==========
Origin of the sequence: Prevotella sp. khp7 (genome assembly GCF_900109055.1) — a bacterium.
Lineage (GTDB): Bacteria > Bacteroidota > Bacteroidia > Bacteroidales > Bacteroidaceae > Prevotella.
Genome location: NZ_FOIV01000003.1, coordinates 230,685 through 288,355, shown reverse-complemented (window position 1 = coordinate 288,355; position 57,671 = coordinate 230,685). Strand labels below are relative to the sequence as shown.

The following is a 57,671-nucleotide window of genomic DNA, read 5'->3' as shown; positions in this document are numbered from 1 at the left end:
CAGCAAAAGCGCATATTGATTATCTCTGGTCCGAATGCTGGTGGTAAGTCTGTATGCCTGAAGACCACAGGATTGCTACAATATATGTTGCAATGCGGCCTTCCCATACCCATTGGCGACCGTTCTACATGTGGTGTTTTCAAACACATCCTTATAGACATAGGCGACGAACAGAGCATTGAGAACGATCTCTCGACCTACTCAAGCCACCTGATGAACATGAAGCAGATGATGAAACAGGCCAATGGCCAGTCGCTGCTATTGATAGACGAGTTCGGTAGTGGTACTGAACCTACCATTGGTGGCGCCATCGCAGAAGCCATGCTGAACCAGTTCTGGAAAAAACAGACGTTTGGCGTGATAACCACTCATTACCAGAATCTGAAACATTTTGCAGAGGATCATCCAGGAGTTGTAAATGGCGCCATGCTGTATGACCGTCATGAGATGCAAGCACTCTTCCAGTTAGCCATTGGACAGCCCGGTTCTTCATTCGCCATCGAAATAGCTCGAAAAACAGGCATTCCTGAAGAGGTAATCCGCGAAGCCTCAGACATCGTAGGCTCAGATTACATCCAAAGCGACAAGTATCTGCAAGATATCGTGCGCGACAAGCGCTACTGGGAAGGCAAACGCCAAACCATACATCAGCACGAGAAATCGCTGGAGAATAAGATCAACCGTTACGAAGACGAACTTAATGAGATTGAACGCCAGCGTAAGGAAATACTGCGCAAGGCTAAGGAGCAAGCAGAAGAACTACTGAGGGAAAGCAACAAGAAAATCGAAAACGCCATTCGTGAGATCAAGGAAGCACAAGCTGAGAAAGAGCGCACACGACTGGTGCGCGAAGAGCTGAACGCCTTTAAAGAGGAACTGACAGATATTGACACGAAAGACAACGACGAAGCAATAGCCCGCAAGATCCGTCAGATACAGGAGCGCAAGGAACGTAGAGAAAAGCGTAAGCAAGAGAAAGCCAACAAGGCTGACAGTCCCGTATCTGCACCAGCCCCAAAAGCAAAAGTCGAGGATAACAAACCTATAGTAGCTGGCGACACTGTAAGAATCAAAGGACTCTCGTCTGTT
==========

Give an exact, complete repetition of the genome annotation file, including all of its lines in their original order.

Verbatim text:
Origin of the sequence: Prevotella sp. khp7 (genome assembly GCF_900109055.1) — a bacterium.
Lineage (GTDB): Bacteria > Bacteroidota > Bacteroidia > Bacteroidales > Bacteroidaceae > Prevotella.
Genome location: NZ_FOIV01000003.1, coordinates 230,685 through 288,355, shown reverse-complemented (window position 1 = coordinate 288,355; position 57,671 = coordinate 230,685). Strand labels below are relative to the sequence as shown.

The following is a 57,671-nucleotide window of genomic DNA, read 5'->3' as shown; positions in this document are numbered from 1 at the left end:
CAGCAAAAGCGCATATTGATTATCTCTGGTCCGAATGCTGGTGGTAAGTCTGTATGCCTGAAGACCACAGGATTGCTACAATATATGTTGCAATGCGGCCTTCCCATACCCATTGGCGACCGTTCTACATGTGGTGTTTTCAAACACATCCTTATAGACATAGGCGACGAACAGAGCATTGAGAACGATCTCTCGACCTACTCAAGCCACCTGATGAACATGAAGCAGATGATGAAACAGGCCAATGGCCAGTCGCTGCTATTGATAGACGAGTTCGGTAGTGGTACTGAACCTACCATTGGTGGCGCCATCGCAGAAGCCATGCTGAACCAGTTCTGGAAAAAACAGACGTTTGGCGTGATAACCACTCATTACCAGAATCTGAAACATTTTGCAGAGGATCATCCAGGAGTTGTAAATGGCGCCATGCTGTATGACCGTCATGAGATGCAAGCACTCTTCCAGTTAGCCATTGGACAGCCCGGTTCTTCATTCGCCATCGAAATAGCTCGAAAAACAGGCATTCCTGAAGAGGTAATCCGCGAAGCCTCAGACATCGTAGGCTCAGATTACATCCAAAGCGACAAGTATCTGCAAGATATCGTGCGCGACAAGCGCTACTGGGAAGGCAAACGCCAAACCATACATCAGCACGAGAAATCGCTGGAGAATAAGATCAACCGTTACGAAGACGAACTTAATGAGATTGAACGCCAGCGTAAGGAAATACTGCGCAAGGCTAAGGAGCAAGCAGAAGAACTACTGAGGGAAAGCAACAAGAAAATCGAAAACGCCATTCGTGAGATCAAGGAAGCACAAGCTGAGAAAGAGCGCACACGACTGGTGCGCGAAGAGCTGAACGCCTTTAAAGAGGAACTGACAGATATTGACACGAAAGACAACGACGAAGCAATAGCCCGCAAGATCCGTCAGATACAGGAGCGCAAGGAACGTAGAGAAAAGCGTAAGCAAGAGAAAGCCAACAAGGCTGACAGTCCCGTATCTGCACCAGCCCCAAAAGCAAAAGTCGAGGATAACAAACCTATAGTAGCTGGCGACACTGTAAGAATCAAAGGACTCTCGTCTGTT